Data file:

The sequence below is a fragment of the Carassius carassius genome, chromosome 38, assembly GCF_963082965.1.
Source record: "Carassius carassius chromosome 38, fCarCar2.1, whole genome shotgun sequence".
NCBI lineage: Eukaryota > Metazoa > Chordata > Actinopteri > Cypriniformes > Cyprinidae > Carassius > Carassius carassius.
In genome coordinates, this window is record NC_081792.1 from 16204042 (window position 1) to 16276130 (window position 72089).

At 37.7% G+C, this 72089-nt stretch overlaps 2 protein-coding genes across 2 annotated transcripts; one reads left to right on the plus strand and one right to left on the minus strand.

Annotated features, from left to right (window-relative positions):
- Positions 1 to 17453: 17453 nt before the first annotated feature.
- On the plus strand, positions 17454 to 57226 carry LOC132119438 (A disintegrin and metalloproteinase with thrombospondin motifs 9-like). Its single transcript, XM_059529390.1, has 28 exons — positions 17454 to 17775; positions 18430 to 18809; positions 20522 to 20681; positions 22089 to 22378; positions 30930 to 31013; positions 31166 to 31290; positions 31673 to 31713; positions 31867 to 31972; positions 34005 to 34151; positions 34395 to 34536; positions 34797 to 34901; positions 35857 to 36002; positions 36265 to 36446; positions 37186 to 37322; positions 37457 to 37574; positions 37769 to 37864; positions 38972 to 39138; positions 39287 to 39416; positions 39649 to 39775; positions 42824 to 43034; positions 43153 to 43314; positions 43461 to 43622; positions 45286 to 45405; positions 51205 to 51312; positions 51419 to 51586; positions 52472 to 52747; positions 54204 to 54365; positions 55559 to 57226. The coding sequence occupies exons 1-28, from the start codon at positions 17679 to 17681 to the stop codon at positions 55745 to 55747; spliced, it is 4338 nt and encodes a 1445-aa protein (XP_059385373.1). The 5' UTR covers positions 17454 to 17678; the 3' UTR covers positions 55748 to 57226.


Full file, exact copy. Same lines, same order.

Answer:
The sequence below is a fragment of the Carassius carassius genome, chromosome 38, assembly GCF_963082965.1.
Source record: "Carassius carassius chromosome 38, fCarCar2.1, whole genome shotgun sequence".
NCBI lineage: Eukaryota > Metazoa > Chordata > Actinopteri > Cypriniformes > Cyprinidae > Carassius > Carassius carassius.
In genome coordinates, this window is record NC_081792.1 from 16204042 (window position 1) to 16276130 (window position 72089).

At 37.7% G+C, this 72089-nt stretch overlaps 2 protein-coding genes across 2 annotated transcripts; one reads left to right on the plus strand and one right to left on the minus strand.

Annotated features, from left to right (window-relative positions):
- Positions 1 to 17453: 17453 nt before the first annotated feature.
- On the plus strand, positions 17454 to 57226 carry LOC132119438 (A disintegrin and metalloproteinase with thrombospondin motifs 9-like). Its single transcript, XM_059529390.1, has 28 exons — positions 17454 to 17775; positions 18430 to 18809; positions 20522 to 20681; positions 22089 to 22378; positions 30930 to 31013; positions 31166 to 31290; positions 31673 to 31713; positions 31867 to 31972; positions 34005 to 34151; positions 34395 to 34536; positions 34797 to 34901; positions 35857 to 36002; positions 36265 to 36446; positions 37186 to 37322; positions 37457 to 37574; positions 37769 to 37864; positions 38972 to 39138; positions 39287 to 39416; positions 39649 to 39775; positions 42824 to 43034; positions 43153 to 43314; positions 43461 to 43622; positions 45286 to 45405; positions 51205 to 51312; positions 51419 to 51586; positions 52472 to 52747; positions 54204 to 54365; positions 55559 to 57226. The coding sequence occupies exons 1-28, from the start codon at positions 17679 to 17681 to the stop codon at positions 55745 to 55747; spliced, it is 4338 nt and encodes a 1445-aa protein (XP_059385373.1). The 5' UTR covers positions 17454 to 17678; the 3' UTR covers positions 55748 to 57226.